In your article, the only appropriate way to quote these remarks is to start with “Fred said”. You shouldn’t use, “exclaimed”, “shouted”, “wondered”, “commanded” etc.
Even if Fred had fire in his eyes and seemed like he could throttle a landlord there and then, it’s still just “said”.
As a news writer, your job is to present raw facts, not to tell readers how to interpret them. “Said” is a good neutral term which allows the quotes you give to stand on their own merits, without biasing readers. Don’t worry about overusing it.
You should always take care to quote people directly. Never indirectly report or paraphrase speech. It’s fine to tighten up choice quotes by removing unnecessary words, as long as you don’t change the meaning.
Here’s an example story to get you on the right track.
SU to “get tough” on student rents
SU president Fred Surname has called for action on “dodgy landlords” charging high student rents.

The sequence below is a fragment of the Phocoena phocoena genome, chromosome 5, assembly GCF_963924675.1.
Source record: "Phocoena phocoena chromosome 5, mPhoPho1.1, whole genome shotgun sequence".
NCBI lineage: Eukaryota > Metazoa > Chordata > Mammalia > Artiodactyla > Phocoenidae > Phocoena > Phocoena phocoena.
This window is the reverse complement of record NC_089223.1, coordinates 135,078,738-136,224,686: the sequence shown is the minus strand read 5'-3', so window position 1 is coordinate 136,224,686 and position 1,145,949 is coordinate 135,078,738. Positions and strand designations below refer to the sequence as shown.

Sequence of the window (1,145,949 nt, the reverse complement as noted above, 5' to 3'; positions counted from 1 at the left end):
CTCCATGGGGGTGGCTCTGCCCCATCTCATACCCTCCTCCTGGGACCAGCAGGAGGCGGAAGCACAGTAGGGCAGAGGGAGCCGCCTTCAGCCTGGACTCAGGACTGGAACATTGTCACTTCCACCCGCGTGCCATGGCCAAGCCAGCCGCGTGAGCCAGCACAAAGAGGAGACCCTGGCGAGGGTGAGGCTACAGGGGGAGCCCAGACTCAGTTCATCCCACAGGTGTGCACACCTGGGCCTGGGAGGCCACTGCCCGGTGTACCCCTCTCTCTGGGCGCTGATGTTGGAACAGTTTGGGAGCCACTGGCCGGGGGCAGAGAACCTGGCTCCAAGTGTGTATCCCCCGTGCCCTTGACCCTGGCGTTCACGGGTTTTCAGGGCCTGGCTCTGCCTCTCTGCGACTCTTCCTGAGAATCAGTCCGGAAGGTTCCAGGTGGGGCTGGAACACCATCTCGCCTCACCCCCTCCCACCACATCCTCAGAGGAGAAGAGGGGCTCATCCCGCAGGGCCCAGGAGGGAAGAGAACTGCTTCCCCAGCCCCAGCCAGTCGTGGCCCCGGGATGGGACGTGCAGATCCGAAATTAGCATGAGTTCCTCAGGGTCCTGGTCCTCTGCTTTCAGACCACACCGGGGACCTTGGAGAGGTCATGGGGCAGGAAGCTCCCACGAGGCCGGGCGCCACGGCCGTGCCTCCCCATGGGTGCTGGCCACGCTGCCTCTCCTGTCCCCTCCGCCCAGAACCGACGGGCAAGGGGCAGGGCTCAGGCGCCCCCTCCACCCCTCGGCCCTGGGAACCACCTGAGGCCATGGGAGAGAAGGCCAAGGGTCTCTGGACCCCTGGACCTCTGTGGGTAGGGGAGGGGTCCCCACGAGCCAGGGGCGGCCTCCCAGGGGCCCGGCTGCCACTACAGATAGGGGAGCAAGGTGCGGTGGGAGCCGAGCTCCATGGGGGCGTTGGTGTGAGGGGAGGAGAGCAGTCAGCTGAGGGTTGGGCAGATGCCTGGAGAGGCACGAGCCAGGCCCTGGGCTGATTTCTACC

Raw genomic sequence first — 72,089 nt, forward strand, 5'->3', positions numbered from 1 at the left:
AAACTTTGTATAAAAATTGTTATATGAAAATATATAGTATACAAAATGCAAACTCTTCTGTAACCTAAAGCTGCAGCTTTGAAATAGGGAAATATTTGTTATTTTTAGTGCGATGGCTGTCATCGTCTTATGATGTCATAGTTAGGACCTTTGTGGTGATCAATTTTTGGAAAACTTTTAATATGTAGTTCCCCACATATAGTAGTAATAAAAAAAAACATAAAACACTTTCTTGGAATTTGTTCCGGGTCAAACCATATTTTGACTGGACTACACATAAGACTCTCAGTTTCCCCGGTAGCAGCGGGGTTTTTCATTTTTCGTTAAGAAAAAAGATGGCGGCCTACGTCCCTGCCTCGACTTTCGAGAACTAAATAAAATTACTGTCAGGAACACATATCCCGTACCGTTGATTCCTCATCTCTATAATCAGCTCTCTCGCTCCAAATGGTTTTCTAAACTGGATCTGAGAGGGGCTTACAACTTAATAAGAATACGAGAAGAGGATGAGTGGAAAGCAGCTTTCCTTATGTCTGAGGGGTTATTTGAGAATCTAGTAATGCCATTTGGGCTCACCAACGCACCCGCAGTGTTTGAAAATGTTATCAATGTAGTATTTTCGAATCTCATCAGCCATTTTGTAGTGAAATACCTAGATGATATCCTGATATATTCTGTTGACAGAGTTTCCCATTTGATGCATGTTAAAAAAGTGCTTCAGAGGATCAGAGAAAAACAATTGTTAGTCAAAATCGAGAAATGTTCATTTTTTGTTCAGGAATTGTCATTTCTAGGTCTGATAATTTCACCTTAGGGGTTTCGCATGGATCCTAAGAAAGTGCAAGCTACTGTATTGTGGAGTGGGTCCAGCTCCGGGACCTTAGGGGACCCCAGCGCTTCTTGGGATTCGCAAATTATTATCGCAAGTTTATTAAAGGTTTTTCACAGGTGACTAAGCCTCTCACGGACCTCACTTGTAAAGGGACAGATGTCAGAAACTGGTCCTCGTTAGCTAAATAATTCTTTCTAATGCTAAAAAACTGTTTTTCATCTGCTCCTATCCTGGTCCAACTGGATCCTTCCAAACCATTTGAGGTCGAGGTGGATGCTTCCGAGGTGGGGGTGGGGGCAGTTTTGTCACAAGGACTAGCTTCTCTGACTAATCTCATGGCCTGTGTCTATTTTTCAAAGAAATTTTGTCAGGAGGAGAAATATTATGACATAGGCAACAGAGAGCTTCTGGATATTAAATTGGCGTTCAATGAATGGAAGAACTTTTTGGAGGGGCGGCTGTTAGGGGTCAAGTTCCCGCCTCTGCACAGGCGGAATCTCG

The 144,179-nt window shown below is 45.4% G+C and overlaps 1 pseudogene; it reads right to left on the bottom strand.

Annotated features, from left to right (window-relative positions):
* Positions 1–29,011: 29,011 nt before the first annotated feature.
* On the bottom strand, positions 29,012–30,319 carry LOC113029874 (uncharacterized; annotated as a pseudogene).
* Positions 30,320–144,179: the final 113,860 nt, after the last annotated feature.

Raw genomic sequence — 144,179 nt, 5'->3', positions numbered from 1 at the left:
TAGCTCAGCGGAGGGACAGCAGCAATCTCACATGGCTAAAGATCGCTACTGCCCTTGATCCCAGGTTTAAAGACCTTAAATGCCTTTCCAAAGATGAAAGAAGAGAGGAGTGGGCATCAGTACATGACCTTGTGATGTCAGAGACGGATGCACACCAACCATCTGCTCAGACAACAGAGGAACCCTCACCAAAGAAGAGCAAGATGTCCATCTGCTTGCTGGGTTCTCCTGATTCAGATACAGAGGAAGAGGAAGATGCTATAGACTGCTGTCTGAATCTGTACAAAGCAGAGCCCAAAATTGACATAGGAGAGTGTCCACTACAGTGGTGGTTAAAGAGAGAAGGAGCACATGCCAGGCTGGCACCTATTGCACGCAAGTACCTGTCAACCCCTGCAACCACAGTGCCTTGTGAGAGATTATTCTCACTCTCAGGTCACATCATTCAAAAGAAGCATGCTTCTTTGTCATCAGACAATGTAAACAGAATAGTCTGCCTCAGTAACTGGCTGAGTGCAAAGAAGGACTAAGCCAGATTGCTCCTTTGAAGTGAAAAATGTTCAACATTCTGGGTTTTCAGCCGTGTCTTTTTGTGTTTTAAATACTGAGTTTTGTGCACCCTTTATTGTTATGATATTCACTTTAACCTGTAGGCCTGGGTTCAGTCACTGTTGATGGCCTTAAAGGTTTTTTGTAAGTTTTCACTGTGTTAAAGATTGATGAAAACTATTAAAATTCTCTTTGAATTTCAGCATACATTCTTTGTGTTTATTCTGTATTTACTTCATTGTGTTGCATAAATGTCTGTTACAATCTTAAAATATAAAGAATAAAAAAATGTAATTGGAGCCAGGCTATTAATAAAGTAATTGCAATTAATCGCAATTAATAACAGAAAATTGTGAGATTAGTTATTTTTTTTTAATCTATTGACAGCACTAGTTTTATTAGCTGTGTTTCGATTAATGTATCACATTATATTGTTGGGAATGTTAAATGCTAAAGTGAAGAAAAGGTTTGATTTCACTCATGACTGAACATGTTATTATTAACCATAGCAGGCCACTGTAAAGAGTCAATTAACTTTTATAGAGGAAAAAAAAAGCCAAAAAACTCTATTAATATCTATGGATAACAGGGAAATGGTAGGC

In an exclusive interview with the Student Paper, Surname said, “Most students spend over half of their maintenance loans on rent, and the less well-off students are often left without enough money to live on after rent.”
“I’ll be making sure these dodgy landlords won’t be able to get away with it for much longer.”
Surname has made tackling high rents a key issue for the Students’ Union since he was elected in April last year.
It was one of three main campaigns set out in his manifesto, the others being greater support for students with mental health issues and more celebrities on campus.
One local landlord who did not wish to be named said, “It’s ridiculous. These students have tons of money.”
“I have to set a fair rent at the market rate. Students are no different from any other tenants.”
Rents in student areas like the Village and the Square have been steadily increasing over the last ten years. An NUS survey published in 2015 suggested students were nationally paying over half of their maintenance loans on rent, compared to only a third back in 2005.
The University’s student advice team offers impartial advice and support for students struggling financially.
Agnes Agony, from the University’s student advice team, said, “We offer drop in sessions as well as scheduled appointments for all students.”
“There’s no reason to suffer in silence, there’s a lot of support out there.”
Students wishing to book a session with the Advice team can email firstname.lastname@example.org.